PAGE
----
U.S. Army Gen. David Petraeus
U.S. Army Gen. David Petraeus
Berthold Seewald


BERLIN - The resignation of David Petraeus as head of the CIA means that we can once again play that great political guessing game that measures the gap between what's being said and the real reasons behind what's happened.

It is apparent yet again that moving out of public office is almost as difficult as navigating the road leading in. Making mistakes on the way out can lead to dramatic loss of points in the history books. Whole generations of historians, for example, gave the German Empire’s first chancellor Otto von Bismarck (1815-1898) bad marks for not having set systems in place to prepare for the day when he would no longer be in office.

And now: Petraeus. The ostensible reason for his resignation is an extra-marital affair. Even if, as she happens to be, the woman – Paula Broadwell – is 20 years younger than the 60-year-old general, this is not really a very convincing reason in a society in which serial monogamy has long been the standard for relations between the sexes.

Nor can Petraeus be seriously worried at the prospect of no longer being considered by the Republicans as a viable candidate for future president. Former U.S. President and intern-seducer-in-chief Bill Clinton has, after all, long been considered a great statesman, and his cheated-on spouse Hillary went on to become Secretary of State.

What’s surprising about the Petraeus case is not what happened but the fact that he used it as a reason for resigning. Time-honored standard formulas run along the lines of “personal reasons” or -- as Karl-Theodor zu Guttenberg, former German Defense Minister, accused of plagiarizing part of his doctoral thesis stated -- a “political sabbatical.”

If Petraeus had been looking at his resignation from a historical perspective he might even have been proud of his affair. There are Biblical references to virility in aging men as proof of their suitability for public office. Leaders like the King of Poland, Augustus II the Strong, and French King Louis XIV, all voracious womanizers, were adept as they grew older at using their reputation for having hyper-active sex lives to project a public image of power.

Leaders don’t resign

During most phases of the world’s history, there was usually only one reason for a political figure to leave office: death – more frequently on the battlefield or by an assassin’s hand than a peaceful passing. Roman Emperor Vespasian, who had fallen ill, is said to said on his deathbed: “I think I’m becoming a god” – perhaps he thought he was moving on to another job. Some leaders, like the Emperor Nero or Adolf Hitler, didn’t have much choice other than to commit suicide.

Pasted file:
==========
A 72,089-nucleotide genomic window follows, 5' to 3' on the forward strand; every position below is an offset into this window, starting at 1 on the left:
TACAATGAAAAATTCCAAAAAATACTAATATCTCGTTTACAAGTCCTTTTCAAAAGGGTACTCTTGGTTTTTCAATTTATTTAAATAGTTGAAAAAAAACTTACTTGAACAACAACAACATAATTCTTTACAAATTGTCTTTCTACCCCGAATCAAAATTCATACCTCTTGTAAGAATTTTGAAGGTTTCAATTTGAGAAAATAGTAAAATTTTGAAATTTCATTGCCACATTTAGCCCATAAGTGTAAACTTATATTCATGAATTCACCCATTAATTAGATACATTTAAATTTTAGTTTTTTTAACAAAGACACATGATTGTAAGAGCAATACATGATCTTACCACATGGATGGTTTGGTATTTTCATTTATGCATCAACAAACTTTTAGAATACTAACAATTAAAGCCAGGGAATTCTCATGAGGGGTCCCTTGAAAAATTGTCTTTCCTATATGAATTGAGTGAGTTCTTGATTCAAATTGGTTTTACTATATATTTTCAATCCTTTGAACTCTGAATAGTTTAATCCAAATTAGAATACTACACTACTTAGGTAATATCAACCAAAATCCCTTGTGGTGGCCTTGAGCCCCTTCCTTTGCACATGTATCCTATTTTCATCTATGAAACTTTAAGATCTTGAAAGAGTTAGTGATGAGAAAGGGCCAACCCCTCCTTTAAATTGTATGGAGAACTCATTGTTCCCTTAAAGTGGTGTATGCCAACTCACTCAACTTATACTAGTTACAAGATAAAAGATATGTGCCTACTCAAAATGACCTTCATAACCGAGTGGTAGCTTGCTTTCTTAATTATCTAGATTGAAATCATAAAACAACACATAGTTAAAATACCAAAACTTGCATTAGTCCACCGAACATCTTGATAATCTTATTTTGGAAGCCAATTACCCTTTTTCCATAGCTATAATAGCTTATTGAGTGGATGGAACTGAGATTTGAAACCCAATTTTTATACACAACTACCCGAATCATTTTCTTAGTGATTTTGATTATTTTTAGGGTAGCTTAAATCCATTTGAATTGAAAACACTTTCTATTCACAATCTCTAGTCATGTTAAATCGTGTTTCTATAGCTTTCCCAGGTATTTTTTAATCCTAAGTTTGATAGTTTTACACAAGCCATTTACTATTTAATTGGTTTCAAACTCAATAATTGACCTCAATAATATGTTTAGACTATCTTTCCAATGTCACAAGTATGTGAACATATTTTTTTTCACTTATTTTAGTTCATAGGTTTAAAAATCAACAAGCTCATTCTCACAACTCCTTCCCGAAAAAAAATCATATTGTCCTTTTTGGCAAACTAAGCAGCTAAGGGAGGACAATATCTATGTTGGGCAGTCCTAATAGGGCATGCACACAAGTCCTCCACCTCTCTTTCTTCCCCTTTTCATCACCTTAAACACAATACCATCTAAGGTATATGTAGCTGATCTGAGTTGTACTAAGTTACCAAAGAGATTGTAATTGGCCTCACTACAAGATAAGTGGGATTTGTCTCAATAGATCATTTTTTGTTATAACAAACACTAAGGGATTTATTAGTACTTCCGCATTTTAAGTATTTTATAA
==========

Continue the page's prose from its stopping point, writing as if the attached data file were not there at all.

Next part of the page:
Emperors, just like Popes, don’t usually resign, although there have been some flamboyant examples such as Charles V, Holy Roman Emperor (1500-1558), who retired to a monastery to live out his days in prayer. Roman Emperor Diocletian (244-311) was less religiously inclined, and voluntarily abdicated to go back home to tend his vegetable patch.

If Edward VIII's abdication in England was perceived as scandalous, it wasn’t just because he wanted to sleep with the several-times-divorced (and American) Mrs. Wallis Simpson: it was because he wanted to marry her too – a very different thing.

If extra-marital hijinks were a reason to end a political career in a democracy then the list of elected officials and their appointees would change faster than voters could get to the urns.

Which leads us back to David Petraeus and his public rationale for no longer wishing to be one of the world’s most powerful men. It is quite simply not to be believed.

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Face In The Mirror: Dutch Hairdressers Trained To Recognize Domestic Violence

Early detection and accessible help are essential in the fight against domestic violence. Hairdressers in the Dutch province of North Brabant are now being trained to identify when their customers are facing abuse at home.

Hair Salon Rob Peetoom in Rotterdam

Daphne van Paassen

TILBURG — The three hairdressers in the bare training room of the hairdressing company John Beerens Hair Studio are absolutely sure: they have never seen signs of domestic violence among their customers in this city in the Netherlands. "Or is that naïve?"

When, a moment later, statistics appear on the screen — one in 20 adults deals with domestic violence, as well as one or two children per class — they realize: this happens so often, they must have victims in their chairs.

All three have been in the business for years and have a loyal clientele. Sometimes they have customers crying in the chair because of a divorce. According to Irma Geraerts, 45, who has her own salon in Reusel, a village in the North Brabant region, they're part-time psychologists. "A therapist whose hair I cut explained to me that we have an advantage because we touch people. We are literally close. The fact that we stand behind people and make eye contact via the mirror also helps."

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